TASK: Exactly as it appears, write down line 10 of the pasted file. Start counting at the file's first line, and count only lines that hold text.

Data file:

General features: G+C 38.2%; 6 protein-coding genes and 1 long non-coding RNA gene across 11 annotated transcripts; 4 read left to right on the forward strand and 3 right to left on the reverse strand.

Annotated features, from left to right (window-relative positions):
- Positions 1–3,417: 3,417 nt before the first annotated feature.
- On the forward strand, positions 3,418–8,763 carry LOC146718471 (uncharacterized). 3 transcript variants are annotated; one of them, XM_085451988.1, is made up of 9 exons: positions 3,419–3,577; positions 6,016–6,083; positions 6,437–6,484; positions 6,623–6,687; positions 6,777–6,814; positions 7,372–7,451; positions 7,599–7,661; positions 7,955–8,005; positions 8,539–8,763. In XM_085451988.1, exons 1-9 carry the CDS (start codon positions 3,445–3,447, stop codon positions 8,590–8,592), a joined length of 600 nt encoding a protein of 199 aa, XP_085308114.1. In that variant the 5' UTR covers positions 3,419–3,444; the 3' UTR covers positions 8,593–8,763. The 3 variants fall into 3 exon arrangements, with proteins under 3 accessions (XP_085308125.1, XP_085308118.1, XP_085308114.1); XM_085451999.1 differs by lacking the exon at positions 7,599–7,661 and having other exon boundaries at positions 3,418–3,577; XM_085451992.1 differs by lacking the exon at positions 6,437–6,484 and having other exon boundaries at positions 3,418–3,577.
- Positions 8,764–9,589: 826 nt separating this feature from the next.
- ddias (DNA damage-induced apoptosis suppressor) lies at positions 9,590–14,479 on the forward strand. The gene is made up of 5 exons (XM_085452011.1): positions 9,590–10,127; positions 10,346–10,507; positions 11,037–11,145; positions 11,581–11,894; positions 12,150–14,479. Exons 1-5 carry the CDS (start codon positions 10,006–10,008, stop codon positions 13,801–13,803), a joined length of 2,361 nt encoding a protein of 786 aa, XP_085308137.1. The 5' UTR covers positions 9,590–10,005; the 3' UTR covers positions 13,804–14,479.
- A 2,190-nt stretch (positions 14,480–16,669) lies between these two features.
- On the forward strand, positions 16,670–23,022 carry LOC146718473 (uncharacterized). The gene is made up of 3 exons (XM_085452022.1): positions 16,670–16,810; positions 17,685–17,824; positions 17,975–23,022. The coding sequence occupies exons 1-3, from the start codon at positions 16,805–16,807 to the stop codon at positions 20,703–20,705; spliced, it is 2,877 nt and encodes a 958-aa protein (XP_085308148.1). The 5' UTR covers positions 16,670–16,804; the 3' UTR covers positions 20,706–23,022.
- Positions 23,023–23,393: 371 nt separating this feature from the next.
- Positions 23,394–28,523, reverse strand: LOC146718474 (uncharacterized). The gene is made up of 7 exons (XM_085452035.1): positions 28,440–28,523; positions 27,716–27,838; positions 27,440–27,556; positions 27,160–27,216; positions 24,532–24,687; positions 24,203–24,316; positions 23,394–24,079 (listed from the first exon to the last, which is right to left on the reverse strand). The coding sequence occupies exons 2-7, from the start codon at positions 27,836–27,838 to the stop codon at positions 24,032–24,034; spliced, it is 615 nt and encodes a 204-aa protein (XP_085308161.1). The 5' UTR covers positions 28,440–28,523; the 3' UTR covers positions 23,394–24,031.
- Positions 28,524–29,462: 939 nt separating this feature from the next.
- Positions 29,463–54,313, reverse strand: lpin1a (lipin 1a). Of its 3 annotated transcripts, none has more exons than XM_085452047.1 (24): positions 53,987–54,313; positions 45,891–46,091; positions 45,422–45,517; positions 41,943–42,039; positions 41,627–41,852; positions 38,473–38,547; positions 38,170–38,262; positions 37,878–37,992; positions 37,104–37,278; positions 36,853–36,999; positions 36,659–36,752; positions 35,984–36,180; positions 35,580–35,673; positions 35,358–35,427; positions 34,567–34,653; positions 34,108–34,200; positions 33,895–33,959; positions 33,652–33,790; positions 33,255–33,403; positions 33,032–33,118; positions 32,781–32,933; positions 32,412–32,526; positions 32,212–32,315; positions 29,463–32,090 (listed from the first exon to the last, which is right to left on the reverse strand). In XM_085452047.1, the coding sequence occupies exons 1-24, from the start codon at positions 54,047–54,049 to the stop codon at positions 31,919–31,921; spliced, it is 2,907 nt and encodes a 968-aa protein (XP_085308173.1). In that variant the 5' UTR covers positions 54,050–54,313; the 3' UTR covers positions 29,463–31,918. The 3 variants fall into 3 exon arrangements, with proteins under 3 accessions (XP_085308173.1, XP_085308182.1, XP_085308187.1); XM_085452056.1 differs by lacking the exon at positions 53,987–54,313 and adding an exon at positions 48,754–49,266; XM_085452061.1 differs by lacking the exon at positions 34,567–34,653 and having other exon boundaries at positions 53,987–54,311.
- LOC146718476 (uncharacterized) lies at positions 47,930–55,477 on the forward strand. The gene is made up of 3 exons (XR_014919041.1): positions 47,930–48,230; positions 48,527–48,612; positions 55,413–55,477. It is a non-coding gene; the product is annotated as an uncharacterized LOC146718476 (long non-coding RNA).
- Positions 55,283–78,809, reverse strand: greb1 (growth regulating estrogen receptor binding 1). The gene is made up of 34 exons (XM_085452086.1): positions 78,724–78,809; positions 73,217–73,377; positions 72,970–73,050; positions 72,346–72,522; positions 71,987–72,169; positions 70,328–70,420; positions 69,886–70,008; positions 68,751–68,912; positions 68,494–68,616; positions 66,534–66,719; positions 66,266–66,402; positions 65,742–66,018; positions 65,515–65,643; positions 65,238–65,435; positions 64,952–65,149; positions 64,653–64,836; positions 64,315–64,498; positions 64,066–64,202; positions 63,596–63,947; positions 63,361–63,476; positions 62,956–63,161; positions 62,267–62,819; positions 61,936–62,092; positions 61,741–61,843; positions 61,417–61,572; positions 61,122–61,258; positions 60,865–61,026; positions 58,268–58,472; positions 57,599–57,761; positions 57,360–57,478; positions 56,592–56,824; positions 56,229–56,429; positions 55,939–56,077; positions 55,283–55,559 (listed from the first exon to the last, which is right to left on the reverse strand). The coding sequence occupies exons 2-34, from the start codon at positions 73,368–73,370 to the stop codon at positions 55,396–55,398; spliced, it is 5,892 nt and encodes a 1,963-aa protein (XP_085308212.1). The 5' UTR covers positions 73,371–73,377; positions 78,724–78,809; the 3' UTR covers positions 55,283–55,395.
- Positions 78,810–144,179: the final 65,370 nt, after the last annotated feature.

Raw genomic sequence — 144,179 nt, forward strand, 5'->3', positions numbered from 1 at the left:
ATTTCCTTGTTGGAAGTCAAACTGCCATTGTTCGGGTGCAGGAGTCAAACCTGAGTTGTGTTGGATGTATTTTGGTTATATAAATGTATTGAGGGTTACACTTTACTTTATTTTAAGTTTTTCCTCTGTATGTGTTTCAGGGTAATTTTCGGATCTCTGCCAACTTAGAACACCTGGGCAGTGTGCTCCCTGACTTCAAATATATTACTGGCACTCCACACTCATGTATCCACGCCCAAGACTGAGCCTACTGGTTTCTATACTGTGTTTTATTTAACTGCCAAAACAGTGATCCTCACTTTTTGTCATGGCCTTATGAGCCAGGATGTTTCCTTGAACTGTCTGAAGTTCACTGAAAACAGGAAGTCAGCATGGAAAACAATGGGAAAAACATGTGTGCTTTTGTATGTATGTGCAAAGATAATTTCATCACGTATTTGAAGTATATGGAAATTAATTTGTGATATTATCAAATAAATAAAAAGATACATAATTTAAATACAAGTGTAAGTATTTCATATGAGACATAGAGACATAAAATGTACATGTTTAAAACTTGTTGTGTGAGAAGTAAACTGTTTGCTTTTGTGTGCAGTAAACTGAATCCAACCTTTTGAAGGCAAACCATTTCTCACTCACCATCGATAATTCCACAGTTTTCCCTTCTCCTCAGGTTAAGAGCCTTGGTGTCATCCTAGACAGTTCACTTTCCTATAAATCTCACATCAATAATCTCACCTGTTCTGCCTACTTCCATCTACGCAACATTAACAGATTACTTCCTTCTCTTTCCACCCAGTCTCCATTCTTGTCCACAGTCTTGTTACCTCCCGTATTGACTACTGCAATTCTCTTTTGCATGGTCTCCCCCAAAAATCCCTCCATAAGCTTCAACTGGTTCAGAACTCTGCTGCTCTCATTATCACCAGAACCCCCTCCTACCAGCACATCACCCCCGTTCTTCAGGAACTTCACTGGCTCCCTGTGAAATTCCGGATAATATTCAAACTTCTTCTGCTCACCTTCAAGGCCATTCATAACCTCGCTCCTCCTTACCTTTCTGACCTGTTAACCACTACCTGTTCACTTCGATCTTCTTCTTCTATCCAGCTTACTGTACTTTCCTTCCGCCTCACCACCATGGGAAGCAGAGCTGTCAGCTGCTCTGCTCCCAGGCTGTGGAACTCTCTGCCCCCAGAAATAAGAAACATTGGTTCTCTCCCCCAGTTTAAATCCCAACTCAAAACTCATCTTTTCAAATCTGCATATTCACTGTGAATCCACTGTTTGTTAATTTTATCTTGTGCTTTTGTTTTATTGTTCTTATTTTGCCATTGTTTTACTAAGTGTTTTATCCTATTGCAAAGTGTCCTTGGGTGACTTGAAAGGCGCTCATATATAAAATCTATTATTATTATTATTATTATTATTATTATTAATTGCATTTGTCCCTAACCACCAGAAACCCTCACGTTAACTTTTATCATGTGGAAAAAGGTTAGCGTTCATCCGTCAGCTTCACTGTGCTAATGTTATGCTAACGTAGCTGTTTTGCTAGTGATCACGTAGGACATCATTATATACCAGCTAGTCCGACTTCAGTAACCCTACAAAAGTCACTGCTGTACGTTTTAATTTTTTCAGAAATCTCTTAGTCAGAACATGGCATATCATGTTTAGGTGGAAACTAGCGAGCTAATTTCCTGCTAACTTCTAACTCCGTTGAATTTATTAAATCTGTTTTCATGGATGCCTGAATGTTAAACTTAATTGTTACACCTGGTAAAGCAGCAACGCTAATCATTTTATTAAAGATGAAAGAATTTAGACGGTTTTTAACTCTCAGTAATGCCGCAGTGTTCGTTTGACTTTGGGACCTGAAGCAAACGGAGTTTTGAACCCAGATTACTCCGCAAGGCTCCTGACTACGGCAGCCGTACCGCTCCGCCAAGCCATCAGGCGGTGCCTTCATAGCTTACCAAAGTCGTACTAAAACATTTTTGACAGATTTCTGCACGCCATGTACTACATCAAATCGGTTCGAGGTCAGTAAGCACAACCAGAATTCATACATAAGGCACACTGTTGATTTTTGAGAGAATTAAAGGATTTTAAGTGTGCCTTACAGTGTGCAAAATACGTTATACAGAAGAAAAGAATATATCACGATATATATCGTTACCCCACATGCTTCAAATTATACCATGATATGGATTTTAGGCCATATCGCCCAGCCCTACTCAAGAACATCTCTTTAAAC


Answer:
- Positions 23,394–28,523, reverse strand: LOC146718474 (uncharacterized). The gene is made up of 7 exons (XM_085452035.1): positions 28,440–28,523; positions 27,716–27,838; positions 27,440–27,556; positions 27,160–27,216; positions 24,532–24,687; positions 24,203–24,316; positions 23,394–24,079 (listed from the first exon to the last, which is right to left on the reverse strand). The coding sequence occupies exons 2-7, from the start codon at positions 27,836–27,838 to the stop codon at positions 24,032–24,034; spliced, it is 615 nt and encodes a 204-aa protein (XP_085308161.1). The 5' UTR covers positions 28,440–28,523; the 3' UTR covers positions 23,394–24,031.